[Biopython-dev] Next release plans?

Peter Rice pmr at ebi.ac.uk
Tue Jul 28 12:40:43 UTC 2009

Peter wrote:
> On Mon, Jul 27, 2009 at 11:44 PM, Brad Chapman<chapmanb at 50mail.com> wrote:

>>> P.S. Anyone care to guess on how EMBOSS, BioPerl, and
>>> Biopython's FASTQ parsing stacks up in terms of run time?
>> We better be the fastest. Everyone knows that C code is bloated
>> and slow.
> I pretty sure that was tongue in check, but if you were being mean
> you probably could describe some of the EMBOSS infrastructure
> as bloat. In any case, I'm sure that EMBOSS can be made faster
> now that speed matters here with next generation sequencing, see:
> http://lists.open-bio.org/pipermail/emboss-dev/2009-July/000611.html

EMBOSS code is indeed bloated and slow in some places - for example on
output it constructs a sequence output object from the input sequence.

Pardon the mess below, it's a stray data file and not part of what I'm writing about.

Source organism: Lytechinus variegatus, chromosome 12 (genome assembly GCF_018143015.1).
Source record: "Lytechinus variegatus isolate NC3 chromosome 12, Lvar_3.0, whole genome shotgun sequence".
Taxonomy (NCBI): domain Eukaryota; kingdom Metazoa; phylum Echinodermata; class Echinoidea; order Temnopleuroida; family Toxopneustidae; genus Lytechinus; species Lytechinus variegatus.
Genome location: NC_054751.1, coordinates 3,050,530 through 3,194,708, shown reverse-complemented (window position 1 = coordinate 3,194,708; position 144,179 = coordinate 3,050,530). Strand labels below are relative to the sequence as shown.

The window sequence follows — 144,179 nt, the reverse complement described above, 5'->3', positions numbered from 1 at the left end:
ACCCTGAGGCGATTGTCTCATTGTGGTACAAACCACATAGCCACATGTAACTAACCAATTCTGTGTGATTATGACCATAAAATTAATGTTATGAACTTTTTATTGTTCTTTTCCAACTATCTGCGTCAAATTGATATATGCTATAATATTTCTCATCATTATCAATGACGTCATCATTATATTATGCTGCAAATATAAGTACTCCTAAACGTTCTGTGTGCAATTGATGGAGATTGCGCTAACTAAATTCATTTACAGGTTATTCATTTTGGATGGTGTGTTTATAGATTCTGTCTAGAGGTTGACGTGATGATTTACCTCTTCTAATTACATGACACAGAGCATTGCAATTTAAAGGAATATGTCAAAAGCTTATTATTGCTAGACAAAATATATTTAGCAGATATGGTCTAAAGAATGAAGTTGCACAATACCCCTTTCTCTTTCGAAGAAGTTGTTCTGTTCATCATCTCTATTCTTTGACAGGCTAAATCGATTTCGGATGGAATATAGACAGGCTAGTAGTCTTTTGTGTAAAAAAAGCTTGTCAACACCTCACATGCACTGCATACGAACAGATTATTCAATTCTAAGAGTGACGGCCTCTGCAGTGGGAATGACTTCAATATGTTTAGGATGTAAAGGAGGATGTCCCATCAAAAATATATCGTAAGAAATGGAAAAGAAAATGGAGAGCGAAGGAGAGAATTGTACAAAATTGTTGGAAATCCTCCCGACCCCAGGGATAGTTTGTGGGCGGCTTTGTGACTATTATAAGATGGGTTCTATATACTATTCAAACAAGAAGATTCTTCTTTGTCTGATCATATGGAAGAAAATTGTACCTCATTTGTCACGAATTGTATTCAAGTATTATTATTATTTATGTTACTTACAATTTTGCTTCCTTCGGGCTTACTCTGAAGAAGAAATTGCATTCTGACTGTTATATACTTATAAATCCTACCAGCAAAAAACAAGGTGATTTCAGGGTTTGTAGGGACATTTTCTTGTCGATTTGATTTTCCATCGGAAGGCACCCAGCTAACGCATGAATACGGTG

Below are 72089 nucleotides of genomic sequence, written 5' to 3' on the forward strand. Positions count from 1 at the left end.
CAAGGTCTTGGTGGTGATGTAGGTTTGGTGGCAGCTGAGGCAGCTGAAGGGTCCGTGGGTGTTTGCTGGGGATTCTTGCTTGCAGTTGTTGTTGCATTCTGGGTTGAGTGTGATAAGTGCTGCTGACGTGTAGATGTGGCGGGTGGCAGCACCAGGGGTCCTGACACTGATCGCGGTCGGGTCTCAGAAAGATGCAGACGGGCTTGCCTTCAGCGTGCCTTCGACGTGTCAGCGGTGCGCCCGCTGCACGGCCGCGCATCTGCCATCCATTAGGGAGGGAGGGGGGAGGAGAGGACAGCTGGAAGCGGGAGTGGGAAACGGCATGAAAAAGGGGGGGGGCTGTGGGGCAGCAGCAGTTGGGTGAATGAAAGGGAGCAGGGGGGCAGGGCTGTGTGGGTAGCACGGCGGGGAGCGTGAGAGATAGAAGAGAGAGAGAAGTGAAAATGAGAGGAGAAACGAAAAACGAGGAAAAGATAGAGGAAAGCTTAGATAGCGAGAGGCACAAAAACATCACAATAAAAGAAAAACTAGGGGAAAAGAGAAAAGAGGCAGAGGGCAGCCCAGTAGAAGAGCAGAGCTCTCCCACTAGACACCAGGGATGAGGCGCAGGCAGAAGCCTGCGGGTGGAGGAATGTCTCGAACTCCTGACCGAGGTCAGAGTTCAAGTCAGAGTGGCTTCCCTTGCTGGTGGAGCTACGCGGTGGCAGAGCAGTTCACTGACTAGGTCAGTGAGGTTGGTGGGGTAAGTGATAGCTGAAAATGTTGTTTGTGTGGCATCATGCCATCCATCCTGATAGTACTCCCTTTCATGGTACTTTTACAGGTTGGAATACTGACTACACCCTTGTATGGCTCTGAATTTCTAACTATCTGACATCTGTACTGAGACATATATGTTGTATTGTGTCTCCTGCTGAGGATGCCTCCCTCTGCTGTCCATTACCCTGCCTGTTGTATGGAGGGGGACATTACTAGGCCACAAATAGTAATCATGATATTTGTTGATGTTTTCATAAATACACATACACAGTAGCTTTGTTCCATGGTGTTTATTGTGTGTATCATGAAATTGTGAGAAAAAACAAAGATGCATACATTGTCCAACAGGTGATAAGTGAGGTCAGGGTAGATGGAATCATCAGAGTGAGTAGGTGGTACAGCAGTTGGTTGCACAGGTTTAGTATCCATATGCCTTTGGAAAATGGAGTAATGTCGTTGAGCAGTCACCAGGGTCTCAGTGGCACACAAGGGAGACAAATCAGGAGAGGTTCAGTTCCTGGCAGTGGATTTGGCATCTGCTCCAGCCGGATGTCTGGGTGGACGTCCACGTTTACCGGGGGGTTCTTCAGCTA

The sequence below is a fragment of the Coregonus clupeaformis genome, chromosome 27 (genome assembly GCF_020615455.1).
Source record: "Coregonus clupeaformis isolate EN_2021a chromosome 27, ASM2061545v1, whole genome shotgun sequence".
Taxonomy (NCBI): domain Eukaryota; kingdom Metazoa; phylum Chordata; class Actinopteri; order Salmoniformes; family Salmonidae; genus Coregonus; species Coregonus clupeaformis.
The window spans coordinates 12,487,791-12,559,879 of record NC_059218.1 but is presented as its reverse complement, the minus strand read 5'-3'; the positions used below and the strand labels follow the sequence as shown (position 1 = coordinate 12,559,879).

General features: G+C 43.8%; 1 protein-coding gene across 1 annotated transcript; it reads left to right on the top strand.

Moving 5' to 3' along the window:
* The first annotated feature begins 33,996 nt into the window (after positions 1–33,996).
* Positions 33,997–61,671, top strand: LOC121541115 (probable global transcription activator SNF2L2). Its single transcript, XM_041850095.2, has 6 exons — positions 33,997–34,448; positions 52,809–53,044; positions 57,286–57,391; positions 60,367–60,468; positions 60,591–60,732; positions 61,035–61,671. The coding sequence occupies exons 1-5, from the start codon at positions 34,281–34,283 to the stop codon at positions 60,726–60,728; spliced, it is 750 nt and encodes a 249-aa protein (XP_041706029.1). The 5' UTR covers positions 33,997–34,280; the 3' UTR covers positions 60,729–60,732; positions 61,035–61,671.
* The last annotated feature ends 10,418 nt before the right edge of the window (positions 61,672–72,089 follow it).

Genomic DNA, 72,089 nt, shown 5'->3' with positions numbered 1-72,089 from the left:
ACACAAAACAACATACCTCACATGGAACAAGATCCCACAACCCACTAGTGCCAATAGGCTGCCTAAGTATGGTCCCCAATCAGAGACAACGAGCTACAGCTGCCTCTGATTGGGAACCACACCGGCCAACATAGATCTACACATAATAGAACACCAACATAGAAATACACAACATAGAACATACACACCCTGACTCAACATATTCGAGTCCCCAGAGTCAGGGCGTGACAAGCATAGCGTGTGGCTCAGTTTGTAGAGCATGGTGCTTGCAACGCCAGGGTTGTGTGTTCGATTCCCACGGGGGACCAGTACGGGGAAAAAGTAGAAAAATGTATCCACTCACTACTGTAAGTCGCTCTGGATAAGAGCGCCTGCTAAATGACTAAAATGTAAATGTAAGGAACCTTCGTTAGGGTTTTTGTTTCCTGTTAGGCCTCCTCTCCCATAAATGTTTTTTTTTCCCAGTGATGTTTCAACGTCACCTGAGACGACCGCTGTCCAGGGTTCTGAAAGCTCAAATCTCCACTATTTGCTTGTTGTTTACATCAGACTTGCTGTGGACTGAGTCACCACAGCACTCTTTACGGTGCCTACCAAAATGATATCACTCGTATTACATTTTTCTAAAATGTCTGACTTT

However, it's C ... if we know what we're doing we can tell the machine
to go faster. Unless the compiler decides it can optimise us away...

Certainly this is a place where using reference-counted strings shows
gains. We tend to avoid them in EMBOSS because early experience in
optimising had them being deleted at the 'wrong' times and leaving us
with no significant improvement in performance. Sequence output looks
like a good place for them.

We can also simplify the sequence output objects to avoid some of the
reset operations when reusing the objects.

> And I've got bad news for you then - currently EMBOSS seqret
> is about twice as fast as CVS Biopython SeqIO (measuring parsing
> versus writing is a bit tricky). However, I have a cunning plan:
> http://lists.open-bio.org/pipermail/biopython-dev/2009-July/006493.html

Worse news, I can find some speedups in EMBOSS ... though the split is
about 40% in output and 60% in input CPU time.

I/O time is another issue where we could play with blocked reads ...
though when I tried that some time ago it seemed the operating systems
and file systems were doing a grand job and it was hard to get a
consistent speed gain even for one specific system.


Peter Rice

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